3) Go to the drill press (or hand drill) and drill your pilot holes. If using steel, use cutting lubricant to prevent overheating and dulling of the drill. After all of the pilot holes are drilled, drill the final size holes you'll be using to "connect the dots" with the jig-saw. Again, these images are for demonstration purposes only. The shown bracket is NOT the one I used, it doesn't fit. The one I used is at the end!!



4) Now that your "dots" are finished, move your work piece over to the jig-saw to cut out the piece. It's a good idea to drill your bracket holes before you cut the bracket out so that you have a larger surface area to hold onto. It sucks when the drill press picks the work piece up and spins it around. I used a metal blade with my jig-saw, and I used a relatively low speed (it's a variable speed saw). Cutting shouldn't be done too fast or else heat builds up and dulls the blade. Also, if a tooth should be broken off, it is necessary to cut around the broken tooth. It's harder than the steel and the saw won't be able to cut through it. Proceed to "connect the dots" and cut the work piece out. Again, these images are for demonstration purposes only. The shown bracket is NOT the one I used, it doesn't fit. The one I used is at the end!!





5) Bench grinder time. I used the coarse stone on mine. Knock the "teeth" that are left over from cutting the work piece out down and grind to the remaining outline left over on the work piece. Watch out, the metal gets hot. I wore welding gloves during this. As you can see, the grinder leaves a pretty raggedy edge. I took this off with the dremel and a sanding wheel. Again, these images are for demonstration purposes only. The shown bracket is NOT the one I used, it doesn't fit. The one I used is at the end!!





6) After you've cleaned the work piece up with the sanding disc, it's ready to be tapped and bolted on. I strongly recommend purchasing a quality tap-set. The one from the auto parts store didn't hack it for me. In fact, it snapped off inside the work piece. It wasn't user error either, I used lubricant, turned in a bit, turned out a full turn, turned in a bit until I met resistance and turned it back out. I ended up buying a Craftsman set and it's great. Make sure to have the work piece locked in a vice or clamped to a table or something. Pay attention to have the tap perpendicular to the work piece to ensure the bolt goes in at the correct attitude.



7) Test fit, these pictures are of the bracket that I made yesterday and am using. These are the correct ones. Yes, I'm aware that the part that bolts onto the caliper looks like a penis. No it was not intentional. :D I wound up having to use 1 flat washer between the plates to offset the caliper enough to clear the rotor. I also had to grind the bolts down flush to the bracket. It fits great, has excellent clearance everywhere and doesn't drag. Also, as far as I can tell, I way overbuilt this thing. It should be nice and stiff with out lateral or longitudinal flex. I'll post the pdf with the outlines you can print off and make your own with. They will have the drill markings on them, and the center punch holes for all of the bolt mounting points. They are also labeled which holes need to be tapped. Hope this was helpful.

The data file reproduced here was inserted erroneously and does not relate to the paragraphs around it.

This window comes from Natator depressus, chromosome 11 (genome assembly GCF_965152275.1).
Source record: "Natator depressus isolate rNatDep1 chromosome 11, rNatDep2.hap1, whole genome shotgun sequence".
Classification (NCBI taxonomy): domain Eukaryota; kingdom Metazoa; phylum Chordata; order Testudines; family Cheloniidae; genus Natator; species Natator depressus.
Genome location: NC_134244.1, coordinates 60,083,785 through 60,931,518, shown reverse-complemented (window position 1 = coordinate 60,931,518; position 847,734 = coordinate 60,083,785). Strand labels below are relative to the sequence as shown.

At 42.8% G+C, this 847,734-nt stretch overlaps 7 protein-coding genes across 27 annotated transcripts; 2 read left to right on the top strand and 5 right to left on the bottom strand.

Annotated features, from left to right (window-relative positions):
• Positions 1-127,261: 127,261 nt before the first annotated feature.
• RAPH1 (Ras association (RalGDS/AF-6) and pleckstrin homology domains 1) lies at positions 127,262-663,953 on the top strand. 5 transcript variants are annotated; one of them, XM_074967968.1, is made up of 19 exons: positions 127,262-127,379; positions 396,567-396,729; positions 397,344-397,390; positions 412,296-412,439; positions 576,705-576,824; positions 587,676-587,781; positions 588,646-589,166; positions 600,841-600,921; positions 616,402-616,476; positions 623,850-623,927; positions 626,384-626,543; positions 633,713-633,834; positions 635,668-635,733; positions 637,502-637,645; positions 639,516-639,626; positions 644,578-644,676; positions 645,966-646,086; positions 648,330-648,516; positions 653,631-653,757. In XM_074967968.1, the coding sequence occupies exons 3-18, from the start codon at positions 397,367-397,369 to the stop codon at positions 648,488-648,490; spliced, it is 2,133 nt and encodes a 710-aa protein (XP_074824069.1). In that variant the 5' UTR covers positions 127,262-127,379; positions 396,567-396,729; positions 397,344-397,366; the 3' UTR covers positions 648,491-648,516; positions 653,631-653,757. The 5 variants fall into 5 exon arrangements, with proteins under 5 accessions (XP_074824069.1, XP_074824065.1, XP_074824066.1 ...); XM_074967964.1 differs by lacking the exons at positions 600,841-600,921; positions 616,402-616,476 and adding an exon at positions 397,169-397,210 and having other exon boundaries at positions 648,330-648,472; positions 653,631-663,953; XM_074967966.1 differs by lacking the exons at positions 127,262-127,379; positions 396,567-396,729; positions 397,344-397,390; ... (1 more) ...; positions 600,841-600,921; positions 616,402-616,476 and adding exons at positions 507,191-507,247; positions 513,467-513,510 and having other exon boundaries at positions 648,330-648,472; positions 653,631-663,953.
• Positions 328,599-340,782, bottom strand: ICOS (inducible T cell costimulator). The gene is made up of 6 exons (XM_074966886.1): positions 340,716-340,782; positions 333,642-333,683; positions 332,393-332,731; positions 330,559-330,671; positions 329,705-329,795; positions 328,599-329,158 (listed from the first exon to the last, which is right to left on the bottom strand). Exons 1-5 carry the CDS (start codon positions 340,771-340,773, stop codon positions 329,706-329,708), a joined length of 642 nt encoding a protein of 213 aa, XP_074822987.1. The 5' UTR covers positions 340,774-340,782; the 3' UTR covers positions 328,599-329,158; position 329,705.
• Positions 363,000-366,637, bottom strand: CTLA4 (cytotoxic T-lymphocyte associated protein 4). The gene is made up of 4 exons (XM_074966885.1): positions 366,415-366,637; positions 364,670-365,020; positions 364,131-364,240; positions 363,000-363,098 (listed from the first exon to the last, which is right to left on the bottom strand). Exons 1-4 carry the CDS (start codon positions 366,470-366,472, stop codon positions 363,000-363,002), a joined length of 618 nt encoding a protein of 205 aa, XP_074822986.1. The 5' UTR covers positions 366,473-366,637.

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Discussion Starter · #11 ·
I can send you the current one, or you can wait until I get time to make the other one. The new one I'll be making will still have the piece that bolts to the fork, but the spacer will be deleted and the bracket will be drilled and tapped to just have the caliper right on it. It will only be two pieces rather than the current four. Up to you.
 

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well if you think the latter will be better i can wait. my front cable was rusted solid and i have been trying to find a replacement, but i asked my self why repair when i can improve. so your solution will work beautifully.
 

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Discussion Starter · #14 ·
I noticed that the link in provided in the first page to the caliper I bought is out of date. The caliper I made the bracket for has been sold out. The caliper itself is the same, but the adapter brackets are different. This summer, I'll be making a bracket that doesn't even need that adapter bracket so it won't matter. Just FYI.
 

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I noticed that the link in provided in the first page to the caliper I bought is out of date. The caliper I made the bracket for has been sold out. The caliper itself is the same, but the adapter brackets are different. This summer, I'll be making a bracket that doesn't even need that adapter bracket so it won't matter. Just FYI.
Did you ever make that updated caliper bracket this past Summer ? I'm interested in a template. Bill